Full disclosure: I loved Top Design. I loved The Block. I loved Changing Rooms. I’m saying this because I might not be the best judge of a renovation show – for me, it’s all about the sense of relief that I’m watching someone else’s reno nightmare.
The premise of homeMADE is straightforward. A cast of 10 “designers” has been assembled. They are split into teams and each team has five days and $50,000 to makeover an entire home. Each week, the losing team will lose a team member. Each team has a builder “free of charge” (i.e. the builder’s costs don’t come from the $50K; I doubt that the builders themselves are working pro bono) but all tradies are paid from the budget. In addition, all bedrooms have to be ready in the first 48 hours as the families need somewhere to sleep. Each reno is screened over two nights, Sundays and Tuesdays, with the elimination taking place on Tuesdays. It is being billed as “The biggest renovation competition ever attempted on television”.
On first viewing, this seems entertaining enough. The host/mentor (or “Design Guru”, as he is styled in the caption) is David Heimann, of Orson & Blake. In a previous post, RR noted that he is a TV novice – he’s doing a sterling job. His to-cameras were used for quite a bit of exposition, which was a quick way to orient viewers to the new show; as mentor, he provided detailed, constructive feedback to the designers.
The cast of designers is young and attractive. As with all reality shows, there are contestants with eccentric spelling (Chontelle and Tonie); contestants who get the clueless edit early (Annie, a flight attendant who “has never worked with a client”); and contestants who defy simple categorisation (Jason, the model, whose participation in the competition is “a spiritual thing” and who is relying on “forces from the universe” to help him. Also, his pants fall down a lot).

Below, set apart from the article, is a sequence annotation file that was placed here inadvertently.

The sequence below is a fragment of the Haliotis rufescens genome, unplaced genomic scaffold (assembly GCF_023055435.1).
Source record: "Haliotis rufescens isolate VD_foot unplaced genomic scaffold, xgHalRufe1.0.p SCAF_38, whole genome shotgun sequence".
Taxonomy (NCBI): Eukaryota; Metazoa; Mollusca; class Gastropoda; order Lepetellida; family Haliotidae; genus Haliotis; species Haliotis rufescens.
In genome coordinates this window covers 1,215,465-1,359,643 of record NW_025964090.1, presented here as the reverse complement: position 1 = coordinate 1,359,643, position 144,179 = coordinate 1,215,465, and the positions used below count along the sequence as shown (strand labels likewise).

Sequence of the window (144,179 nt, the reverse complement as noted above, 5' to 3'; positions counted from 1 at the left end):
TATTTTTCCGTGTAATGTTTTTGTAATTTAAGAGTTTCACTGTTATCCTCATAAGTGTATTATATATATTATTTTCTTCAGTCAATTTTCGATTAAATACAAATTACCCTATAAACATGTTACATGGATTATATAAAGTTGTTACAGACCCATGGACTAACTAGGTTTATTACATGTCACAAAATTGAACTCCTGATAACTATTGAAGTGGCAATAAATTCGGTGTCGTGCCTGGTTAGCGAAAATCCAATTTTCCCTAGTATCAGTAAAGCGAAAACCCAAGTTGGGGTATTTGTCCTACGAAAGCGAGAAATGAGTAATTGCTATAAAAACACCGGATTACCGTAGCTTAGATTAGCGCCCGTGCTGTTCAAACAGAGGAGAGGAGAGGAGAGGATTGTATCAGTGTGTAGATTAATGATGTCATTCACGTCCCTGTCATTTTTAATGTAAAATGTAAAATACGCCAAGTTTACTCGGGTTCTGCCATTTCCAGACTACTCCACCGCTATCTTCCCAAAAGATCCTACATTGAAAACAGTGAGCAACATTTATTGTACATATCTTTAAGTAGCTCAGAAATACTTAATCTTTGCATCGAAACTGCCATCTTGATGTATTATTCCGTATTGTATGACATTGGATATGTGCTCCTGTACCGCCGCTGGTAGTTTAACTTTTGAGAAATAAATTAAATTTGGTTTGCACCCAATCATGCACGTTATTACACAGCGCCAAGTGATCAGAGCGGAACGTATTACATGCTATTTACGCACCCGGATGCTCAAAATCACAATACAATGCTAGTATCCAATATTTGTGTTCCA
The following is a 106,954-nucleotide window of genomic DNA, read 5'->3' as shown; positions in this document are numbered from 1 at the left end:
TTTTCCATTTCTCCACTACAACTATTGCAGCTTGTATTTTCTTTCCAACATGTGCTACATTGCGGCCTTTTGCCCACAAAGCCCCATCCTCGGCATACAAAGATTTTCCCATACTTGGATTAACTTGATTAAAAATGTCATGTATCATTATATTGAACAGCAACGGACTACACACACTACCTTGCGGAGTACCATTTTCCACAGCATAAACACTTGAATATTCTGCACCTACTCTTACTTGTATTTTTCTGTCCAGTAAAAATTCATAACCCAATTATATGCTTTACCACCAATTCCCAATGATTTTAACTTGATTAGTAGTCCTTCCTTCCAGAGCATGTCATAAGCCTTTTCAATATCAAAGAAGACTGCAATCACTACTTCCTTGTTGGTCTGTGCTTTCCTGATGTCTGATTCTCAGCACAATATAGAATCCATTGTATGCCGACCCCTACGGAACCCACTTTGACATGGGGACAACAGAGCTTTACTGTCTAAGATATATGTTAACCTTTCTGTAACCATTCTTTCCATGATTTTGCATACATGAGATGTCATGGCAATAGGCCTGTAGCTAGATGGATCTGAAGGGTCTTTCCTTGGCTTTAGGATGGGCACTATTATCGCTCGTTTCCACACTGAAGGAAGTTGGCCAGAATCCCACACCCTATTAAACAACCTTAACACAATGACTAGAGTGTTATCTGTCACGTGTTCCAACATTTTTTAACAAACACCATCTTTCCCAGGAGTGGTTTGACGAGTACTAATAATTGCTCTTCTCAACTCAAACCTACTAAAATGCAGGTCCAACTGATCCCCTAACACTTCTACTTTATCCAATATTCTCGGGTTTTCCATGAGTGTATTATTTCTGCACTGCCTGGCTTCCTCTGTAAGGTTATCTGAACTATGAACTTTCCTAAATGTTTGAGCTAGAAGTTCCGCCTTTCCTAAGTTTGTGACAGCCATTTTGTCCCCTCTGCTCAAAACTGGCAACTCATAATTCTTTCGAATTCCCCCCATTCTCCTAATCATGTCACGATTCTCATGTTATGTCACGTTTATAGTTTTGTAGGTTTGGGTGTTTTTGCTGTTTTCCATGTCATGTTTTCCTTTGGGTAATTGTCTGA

It will take a couple of weeks to settle into a rhythm with the show. The reality schedule is chockers right now, though, especially with the elimination episode programmed against Top Model and Masterchef filling up so much of the week.
- no auditions! (although it might have been fun to see a prospective designer try to impress a producer in five minutes)
- the focus is on the work, rather than the personalities and back-stories
- the host
- I had to check the website to find out what the prize was, which means that they weren’t banging on about it every five seconds like some other shows *cough*Masterchef*cough*.
The jury’s still out on:
- having all the competitors share a house – why? It’s completely unnecessary and might become a crutch for some filler drama
- the judges – we’ll meet them tomorrow
- the decision-making process – David can’t have a role, being the mentor, but what about the home-owners?
- the structure of the show – will assigning rooms to designers have a bearing on the result? There seems to be a lot of pressure upfront on the bedroom designers
- the editing – hopefully we’ll get a better look at before/after
- the random upper/lower case title. Actually, that’s a lie – I hate it.
- the “Dodge Journey” giveaway? Dodge? Really?